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—Forde says Guyanese limited disposable income severely affected by high cost of living
A Partnership for National Unity + Alliance For Change (APNU+AFC) Member of Parliament, Roysdale Forde, S.C said the Government’s poor management of the economy has resulted in a significant rise in cost of living as confirmed by the Bureau of Statistics, which reported a 14% increase in food prices on the local market.
In September, Forde, a Senior Counsel, had projected that there was a 6% increase in food prices in Guyana, however, a Consumer Price Index (CPI) released by the Bureau of Statistics, revealed that the increase is significantly higher.
Based on the Consumer Price Index released in July, 2021, between December 2020 and July 2021, the price of food increased by 14%. Costs associated with Transportation and Communication also increased by 1.8%. According to the monthly report, miscellaneous goods and services also increased by 2%.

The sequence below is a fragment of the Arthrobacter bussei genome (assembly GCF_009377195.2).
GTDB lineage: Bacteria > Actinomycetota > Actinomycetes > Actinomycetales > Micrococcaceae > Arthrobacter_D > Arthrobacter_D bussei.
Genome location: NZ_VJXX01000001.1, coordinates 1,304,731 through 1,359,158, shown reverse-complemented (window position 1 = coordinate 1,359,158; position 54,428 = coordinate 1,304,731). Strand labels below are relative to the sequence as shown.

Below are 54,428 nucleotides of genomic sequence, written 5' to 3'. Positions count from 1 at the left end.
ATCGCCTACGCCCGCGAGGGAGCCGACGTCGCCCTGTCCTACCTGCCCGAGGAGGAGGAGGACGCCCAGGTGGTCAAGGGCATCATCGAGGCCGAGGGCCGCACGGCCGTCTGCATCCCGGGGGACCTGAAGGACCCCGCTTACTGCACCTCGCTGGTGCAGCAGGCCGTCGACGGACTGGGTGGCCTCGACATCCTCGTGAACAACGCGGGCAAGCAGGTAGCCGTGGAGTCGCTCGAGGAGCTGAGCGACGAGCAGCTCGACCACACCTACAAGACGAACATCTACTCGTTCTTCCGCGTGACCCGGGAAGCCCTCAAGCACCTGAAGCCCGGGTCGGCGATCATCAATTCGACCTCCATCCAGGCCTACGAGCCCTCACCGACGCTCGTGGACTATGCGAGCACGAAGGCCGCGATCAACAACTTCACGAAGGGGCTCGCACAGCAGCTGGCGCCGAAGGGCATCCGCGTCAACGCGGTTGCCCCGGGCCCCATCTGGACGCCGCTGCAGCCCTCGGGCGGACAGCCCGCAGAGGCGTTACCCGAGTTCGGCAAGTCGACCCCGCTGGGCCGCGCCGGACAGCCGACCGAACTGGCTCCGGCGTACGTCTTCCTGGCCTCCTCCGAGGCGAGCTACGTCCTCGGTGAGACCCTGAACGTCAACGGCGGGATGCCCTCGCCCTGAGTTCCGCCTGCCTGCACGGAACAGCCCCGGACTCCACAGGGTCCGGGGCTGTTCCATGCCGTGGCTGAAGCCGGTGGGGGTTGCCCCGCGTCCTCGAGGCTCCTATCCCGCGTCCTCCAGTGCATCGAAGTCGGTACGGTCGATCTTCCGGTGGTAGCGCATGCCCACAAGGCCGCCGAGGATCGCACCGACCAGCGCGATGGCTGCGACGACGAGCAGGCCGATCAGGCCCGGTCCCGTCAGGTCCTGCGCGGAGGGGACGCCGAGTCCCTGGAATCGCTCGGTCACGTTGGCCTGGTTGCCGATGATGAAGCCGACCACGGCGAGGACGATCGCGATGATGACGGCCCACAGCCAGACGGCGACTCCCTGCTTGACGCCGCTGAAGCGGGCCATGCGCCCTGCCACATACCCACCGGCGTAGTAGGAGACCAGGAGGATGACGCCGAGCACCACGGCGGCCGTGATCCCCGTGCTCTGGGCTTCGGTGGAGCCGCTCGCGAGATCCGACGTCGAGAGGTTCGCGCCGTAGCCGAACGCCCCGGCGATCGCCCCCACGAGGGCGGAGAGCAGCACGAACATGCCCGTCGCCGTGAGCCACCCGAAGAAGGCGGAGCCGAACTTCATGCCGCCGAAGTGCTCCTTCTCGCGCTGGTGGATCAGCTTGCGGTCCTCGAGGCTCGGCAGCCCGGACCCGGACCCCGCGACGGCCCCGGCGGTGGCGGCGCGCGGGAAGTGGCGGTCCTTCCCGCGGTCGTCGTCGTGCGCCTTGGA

“Prices data are collected from various sources on a rigid and systematic time schedule both weekly and monthly. A data collection questionnaire is used to collect prices from various Municipal Markets, Gas Stations, Supermarkets, Stores and Other Outlets,” the Bureau of Statistics explained on its website.
The APNU+AFC Parliamentarian said the CPI report confirmed that the cost of living in Guyana has skyrocketed since the change in Administration in 2020. “It indicates that the PPP is incapable of reducing the cost of living,” MP Forde posited.
With no increase in wages and salaries for public servants over the last two years, MP Forde said the country’s working class continues to suffer.
“The working people of Guyana are suffering. The government has failed to give any salary increase to public servants for over 2 years. And now, they are seeing their salaries gobbled up by increased prices,” the MP said.
He added: “Disposable income which is already limited…[is] also severely affected by the increased cost of living.”